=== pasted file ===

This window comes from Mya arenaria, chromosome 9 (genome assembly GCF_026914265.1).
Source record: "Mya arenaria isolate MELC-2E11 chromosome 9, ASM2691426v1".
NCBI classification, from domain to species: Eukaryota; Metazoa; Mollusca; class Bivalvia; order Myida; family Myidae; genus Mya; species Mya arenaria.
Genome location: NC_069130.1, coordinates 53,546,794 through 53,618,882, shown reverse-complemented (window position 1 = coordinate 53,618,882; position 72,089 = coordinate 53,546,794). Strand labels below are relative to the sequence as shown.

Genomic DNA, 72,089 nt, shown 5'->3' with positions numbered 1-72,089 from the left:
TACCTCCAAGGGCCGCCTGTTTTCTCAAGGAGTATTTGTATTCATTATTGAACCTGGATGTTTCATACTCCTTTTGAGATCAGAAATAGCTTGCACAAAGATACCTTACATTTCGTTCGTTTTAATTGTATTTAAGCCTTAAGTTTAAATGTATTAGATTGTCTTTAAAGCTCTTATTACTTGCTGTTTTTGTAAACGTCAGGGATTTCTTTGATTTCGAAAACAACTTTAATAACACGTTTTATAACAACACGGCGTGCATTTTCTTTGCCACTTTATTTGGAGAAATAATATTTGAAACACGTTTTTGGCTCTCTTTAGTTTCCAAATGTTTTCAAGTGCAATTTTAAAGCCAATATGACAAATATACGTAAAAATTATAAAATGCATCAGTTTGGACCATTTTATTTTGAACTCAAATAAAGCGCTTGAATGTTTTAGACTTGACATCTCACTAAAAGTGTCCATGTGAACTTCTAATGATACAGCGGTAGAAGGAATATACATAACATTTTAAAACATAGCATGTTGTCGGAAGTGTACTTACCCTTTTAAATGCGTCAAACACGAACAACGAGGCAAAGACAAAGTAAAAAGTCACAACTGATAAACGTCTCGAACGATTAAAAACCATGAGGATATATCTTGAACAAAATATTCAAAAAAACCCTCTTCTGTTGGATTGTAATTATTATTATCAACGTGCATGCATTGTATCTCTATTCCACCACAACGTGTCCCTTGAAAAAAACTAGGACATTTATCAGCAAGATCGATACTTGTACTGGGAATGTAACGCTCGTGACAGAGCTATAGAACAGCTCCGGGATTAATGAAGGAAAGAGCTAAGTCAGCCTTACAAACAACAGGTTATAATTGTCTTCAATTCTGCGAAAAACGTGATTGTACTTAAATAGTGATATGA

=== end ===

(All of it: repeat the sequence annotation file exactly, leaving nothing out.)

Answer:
This window comes from Mya arenaria, chromosome 9 (genome assembly GCF_026914265.1).
Source record: "Mya arenaria isolate MELC-2E11 chromosome 9, ASM2691426v1".
NCBI classification, from domain to species: Eukaryota; Metazoa; Mollusca; class Bivalvia; order Myida; family Myidae; genus Mya; species Mya arenaria.
Genome location: NC_069130.1, coordinates 53,546,794 through 53,618,882, shown reverse-complemented (window position 1 = coordinate 53,618,882; position 72,089 = coordinate 53,546,794). Strand labels below are relative to the sequence as shown.

Genomic DNA, 72,089 nt, shown 5'->3' with positions numbered 1-72,089 from the left:
TACCTCCAAGGGCCGCCTGTTTTCTCAAGGAGTATTTGTATTCATTATTGAACCTGGATGTTTCATACTCCTTTTGAGATCAGAAATAGCTTGCACAAAGATACCTTACATTTCGTTCGTTTTAATTGTATTTAAGCCTTAAGTTTAAATGTATTAGATTGTCTTTAAAGCTCTTATTACTTGCTGTTTTTGTAAACGTCAGGGATTTCTTTGATTTCGAAAACAACTTTAATAACACGTTTTATAACAACACGGCGTGCATTTTCTTTGCCACTTTATTTGGAGAAATAATATTTGAAACACGTTTTTGGCTCTCTTTAGTTTCCAAATGTTTTCAAGTGCAATTTTAAAGCCAATATGACAAATATACGTAAAAATTATAAAATGCATCAGTTTGGACCATTTTATTTTGAACTCAAATAAAGCGCTTGAATGTTTTAGACTTGACATCTCACTAAAAGTGTCCATGTGAACTTCTAATGATACAGCGGTAGAAGGAATATACATAACATTTTAAAACATAGCATGTTGTCGGAAGTGTACTTACCCTTTTAAATGCGTCAAACACGAACAACGAGGCAAAGACAAAGTAAAAAGTCACAACTGATAAACGTCTCGAACGATTAAAAACCATGAGGATATATCTTGAACAAAATATTCAAAAAAACCCTCTTCTGTTGGATTGTAATTATTATTATCAACGTGCATGCATTGTATCTCTATTCCACCACAACGTGTCCCTTGAAAAAAACTAGGACATTTATCAGCAAGATCGATACTTGTACTGGGAATGTAACGCTCGTGACAGAGCTATAGAACAGCTCCGGGATTAATGAAGGAAAGAGCTAAGTCAGCCTTACAAACAACAGGTTATAATTGTCTTCAATTCTGCGAAAAACGTGATTGTACTTAAATAGTGATATGA